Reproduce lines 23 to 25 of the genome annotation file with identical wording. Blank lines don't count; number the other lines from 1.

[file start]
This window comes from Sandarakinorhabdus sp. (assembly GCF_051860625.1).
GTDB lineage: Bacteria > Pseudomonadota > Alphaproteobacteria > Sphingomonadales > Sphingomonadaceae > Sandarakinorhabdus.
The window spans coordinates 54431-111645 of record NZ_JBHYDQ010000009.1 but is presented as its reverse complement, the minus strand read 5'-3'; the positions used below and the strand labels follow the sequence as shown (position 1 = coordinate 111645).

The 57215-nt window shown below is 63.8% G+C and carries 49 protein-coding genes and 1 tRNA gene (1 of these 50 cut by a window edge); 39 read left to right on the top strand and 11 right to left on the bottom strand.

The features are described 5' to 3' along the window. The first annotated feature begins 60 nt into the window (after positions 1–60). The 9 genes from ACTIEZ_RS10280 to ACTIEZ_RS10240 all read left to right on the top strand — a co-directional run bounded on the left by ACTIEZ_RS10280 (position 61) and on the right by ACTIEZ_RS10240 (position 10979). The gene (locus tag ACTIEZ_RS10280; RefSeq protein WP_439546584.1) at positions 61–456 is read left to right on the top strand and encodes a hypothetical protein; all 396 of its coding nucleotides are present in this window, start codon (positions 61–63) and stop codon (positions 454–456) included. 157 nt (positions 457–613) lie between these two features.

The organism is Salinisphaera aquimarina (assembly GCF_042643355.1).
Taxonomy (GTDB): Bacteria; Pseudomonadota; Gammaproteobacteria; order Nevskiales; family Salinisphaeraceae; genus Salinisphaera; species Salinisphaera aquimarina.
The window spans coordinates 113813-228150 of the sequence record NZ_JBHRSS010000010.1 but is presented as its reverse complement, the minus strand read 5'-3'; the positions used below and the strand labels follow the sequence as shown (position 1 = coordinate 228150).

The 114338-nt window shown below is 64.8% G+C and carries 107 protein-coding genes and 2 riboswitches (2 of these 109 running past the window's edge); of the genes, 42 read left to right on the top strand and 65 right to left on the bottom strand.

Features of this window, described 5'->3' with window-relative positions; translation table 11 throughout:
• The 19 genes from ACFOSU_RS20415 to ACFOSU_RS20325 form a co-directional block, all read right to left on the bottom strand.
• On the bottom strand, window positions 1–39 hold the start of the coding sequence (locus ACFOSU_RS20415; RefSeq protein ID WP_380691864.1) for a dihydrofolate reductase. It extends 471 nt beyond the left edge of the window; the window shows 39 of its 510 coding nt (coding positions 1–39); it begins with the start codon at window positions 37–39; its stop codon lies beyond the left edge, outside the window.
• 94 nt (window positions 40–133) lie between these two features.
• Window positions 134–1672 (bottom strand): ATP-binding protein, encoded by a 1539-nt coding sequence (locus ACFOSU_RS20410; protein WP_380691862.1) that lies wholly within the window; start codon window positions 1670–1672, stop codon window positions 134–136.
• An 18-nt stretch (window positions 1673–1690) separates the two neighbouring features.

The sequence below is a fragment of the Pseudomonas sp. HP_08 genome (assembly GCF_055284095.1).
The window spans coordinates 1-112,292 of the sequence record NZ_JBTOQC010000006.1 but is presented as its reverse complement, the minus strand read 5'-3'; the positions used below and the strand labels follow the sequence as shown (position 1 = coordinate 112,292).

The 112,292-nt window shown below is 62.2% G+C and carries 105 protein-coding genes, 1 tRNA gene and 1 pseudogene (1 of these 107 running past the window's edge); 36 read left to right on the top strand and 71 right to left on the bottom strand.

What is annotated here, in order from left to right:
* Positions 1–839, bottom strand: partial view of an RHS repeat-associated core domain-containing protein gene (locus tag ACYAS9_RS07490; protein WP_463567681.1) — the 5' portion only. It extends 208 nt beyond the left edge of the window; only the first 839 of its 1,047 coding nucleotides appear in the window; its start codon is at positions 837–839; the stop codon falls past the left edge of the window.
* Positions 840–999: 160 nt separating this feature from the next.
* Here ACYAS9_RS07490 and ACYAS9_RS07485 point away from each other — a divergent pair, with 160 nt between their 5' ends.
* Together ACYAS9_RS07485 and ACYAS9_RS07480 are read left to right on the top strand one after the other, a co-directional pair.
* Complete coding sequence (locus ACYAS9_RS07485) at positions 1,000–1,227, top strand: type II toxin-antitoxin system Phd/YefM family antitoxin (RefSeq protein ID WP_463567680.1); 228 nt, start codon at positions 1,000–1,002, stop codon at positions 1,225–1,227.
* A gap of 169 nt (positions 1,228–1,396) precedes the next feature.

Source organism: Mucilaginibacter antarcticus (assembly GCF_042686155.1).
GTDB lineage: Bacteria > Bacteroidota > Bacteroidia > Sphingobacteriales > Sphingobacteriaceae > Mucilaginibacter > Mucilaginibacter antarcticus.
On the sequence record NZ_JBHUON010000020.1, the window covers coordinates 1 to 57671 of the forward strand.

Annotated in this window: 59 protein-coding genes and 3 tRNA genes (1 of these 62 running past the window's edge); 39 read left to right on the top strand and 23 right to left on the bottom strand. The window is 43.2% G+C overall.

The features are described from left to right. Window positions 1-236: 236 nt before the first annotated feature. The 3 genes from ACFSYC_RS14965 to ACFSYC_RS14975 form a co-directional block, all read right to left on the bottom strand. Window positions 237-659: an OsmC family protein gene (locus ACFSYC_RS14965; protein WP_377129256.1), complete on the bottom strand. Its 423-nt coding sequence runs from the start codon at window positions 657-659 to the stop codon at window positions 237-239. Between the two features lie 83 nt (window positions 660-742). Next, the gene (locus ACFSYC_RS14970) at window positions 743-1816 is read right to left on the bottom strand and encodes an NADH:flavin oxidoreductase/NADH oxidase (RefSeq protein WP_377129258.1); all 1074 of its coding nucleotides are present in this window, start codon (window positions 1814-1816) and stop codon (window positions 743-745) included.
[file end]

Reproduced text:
* Together ACYAS9_RS07485 and ACYAS9_RS07480 are read left to right on the top strand one after the other, a co-directional pair.
* Complete coding sequence (locus ACYAS9_RS07485) at positions 1,000–1,227, top strand: type II toxin-antitoxin system Phd/YefM family antitoxin (RefSeq protein ID WP_463567680.1); 228 nt, start codon at positions 1,000–1,002, stop codon at positions 1,225–1,227.
* A gap of 169 nt (positions 1,228–1,396) precedes the next feature.